“I’m a taxpayer too,” he said. “That’s my money, too, that’s going, and I felt like it just wasn’t being utilized the way it should.”
According to News 13’s investigation, only a handful of students at the 47 BIA schools in New Mexico watched the ELKNet broadcasts. Some programs had no New Mexico participation.
“We’ve never had instructions on how to use the equipment,” said Dr. Tamarah Pfeiffer, superintendent of the Alamo Navajo School located north of Magdalena. “In three years, it’s just been equipment standing in a room.”
It was the same story at the BIA’s Wingate Elementary School outside Gallup.
“At Wingate, to be honest, there was no long distance education yet,” said Charlotte Begay, former principal. “We were just barely getting into that when it was shut down.”
The expensive ELKNet equipment at Borrego Pass School, another BIA institution, was used, said Rebecca Vesely, head of the school. However, it was used to help students keep up on current events by watching the news on CNN and other news channels.
News 13 attempted to find someone to take responsibility for the multi-million-dollar federal government boondoggle. And it was only after threatening to take the matter up with then-Interior Secretary Ken Salazar that the department trotted out BIA Director Mike Black for an interview.
At first, Black said ELKNet achieved its goal.
“My perspective would be, yes, the program was a success,” he said. “It was basically … it comes down to a budget and resource issue.”
However, when asked how spending $10 million on a program that achieved zero participation could be characterized a success, Black changed his tune and admitted he didn’t know about the participation rate, and was surprised by those facts, which his agency supplied to News 13.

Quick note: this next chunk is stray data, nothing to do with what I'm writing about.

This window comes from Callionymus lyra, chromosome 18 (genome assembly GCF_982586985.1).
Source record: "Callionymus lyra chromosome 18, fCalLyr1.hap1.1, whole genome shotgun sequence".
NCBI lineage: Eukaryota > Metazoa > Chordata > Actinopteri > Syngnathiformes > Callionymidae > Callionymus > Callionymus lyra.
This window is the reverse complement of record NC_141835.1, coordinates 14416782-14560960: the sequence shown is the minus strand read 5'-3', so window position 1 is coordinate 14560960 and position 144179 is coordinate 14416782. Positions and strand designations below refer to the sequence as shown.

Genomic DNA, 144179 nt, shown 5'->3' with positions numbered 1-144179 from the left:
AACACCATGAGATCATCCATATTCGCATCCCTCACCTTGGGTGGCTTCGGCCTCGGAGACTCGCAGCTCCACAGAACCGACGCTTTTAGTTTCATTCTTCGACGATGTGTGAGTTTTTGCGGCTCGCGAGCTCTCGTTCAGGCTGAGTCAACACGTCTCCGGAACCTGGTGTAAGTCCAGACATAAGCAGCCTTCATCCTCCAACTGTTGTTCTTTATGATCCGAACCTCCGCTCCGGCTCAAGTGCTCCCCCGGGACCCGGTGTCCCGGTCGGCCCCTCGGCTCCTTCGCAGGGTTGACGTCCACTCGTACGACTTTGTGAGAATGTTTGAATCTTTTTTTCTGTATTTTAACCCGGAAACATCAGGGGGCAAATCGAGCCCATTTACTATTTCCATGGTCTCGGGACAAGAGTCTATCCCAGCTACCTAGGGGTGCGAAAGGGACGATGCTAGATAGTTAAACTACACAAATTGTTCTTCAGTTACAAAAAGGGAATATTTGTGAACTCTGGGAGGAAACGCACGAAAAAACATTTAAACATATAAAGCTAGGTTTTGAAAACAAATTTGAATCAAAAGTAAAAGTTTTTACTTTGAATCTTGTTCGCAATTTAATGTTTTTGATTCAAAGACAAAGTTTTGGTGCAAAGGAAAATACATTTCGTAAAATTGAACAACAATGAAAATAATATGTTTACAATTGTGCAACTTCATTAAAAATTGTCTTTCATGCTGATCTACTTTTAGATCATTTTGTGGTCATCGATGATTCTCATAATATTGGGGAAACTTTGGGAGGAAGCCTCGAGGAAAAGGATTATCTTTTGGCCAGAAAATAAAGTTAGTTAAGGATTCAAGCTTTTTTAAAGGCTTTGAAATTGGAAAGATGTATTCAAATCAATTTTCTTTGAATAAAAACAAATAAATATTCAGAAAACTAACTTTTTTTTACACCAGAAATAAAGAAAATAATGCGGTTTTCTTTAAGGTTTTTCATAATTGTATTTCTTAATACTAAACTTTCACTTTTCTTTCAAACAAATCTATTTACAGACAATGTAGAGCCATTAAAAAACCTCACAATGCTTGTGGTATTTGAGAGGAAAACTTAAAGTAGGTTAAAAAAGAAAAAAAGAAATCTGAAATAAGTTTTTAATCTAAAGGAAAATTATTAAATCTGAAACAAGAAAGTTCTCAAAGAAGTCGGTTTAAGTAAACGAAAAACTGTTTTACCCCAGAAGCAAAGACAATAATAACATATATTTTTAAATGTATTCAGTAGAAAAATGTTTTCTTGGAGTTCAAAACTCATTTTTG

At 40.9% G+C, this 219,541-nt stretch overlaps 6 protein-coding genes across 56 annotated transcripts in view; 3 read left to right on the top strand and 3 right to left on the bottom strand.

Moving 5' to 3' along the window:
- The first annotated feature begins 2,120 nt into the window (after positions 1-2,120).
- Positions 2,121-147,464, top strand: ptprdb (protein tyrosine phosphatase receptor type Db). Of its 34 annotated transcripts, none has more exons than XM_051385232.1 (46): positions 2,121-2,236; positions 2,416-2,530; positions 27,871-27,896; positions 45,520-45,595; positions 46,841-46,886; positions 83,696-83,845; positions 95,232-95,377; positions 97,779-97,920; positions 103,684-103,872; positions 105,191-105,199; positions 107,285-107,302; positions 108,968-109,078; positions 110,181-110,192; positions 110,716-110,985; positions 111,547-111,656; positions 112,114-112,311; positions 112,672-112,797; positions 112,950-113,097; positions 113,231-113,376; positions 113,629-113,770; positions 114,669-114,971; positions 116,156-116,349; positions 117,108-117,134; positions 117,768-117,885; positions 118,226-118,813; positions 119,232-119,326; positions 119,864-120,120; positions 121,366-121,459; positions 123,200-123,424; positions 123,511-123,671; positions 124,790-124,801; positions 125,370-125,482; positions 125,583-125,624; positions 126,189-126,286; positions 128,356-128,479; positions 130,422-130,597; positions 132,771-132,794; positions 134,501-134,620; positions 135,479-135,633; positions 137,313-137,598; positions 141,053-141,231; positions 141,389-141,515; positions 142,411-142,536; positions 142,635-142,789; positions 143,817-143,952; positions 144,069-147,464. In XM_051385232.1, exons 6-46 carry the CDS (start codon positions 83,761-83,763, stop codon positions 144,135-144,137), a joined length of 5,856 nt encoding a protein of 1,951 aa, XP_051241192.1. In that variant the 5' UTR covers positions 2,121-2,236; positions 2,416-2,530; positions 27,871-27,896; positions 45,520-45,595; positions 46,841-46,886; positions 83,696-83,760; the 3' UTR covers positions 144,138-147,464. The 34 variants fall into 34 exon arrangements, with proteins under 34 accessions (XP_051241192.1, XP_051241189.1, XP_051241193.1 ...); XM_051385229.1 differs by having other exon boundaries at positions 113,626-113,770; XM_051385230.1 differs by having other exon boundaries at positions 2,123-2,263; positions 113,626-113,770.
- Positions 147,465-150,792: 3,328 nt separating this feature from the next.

“Not knowing the full facts and everything that’s there, yes it would surprise me,” Black said. “I didn’t know that, sir. Nobody’s made me aware of that, no.”
Today, ELKNet studios in Albuquerque is empty of people, though the pricey technology remains. At Tse’ll’Ahi Community School – also known as Standing Rock – near Crownpoint, the equipment is used to play DVDs. The Borrego Pass equipment is stored in a closet, while at Alamo, the LCD monitor acts as nothing more than an expensive message board.
Udall admitted that government isn’t supposed to work this way.
“Somebody got a great idea,” said Udall, who serves on the Senate’s Indian Affairs Committee. “They said, ‘Let’s take a couple million dollars and spend it on all this equipment and get everybody inter-linked.’ But then nobody wanted to come and look at it. That’s not a very good use of taxpayer money.”
Lujan Grisham, who serves on the House Oversight and Government Reform Committee, said government agencies need to be more careful about spending taxpayer money on grandiose and unrealistic plans.
“The lesson to the Department of the Interior is they have to be better-prepared to manage these ideas,” she said.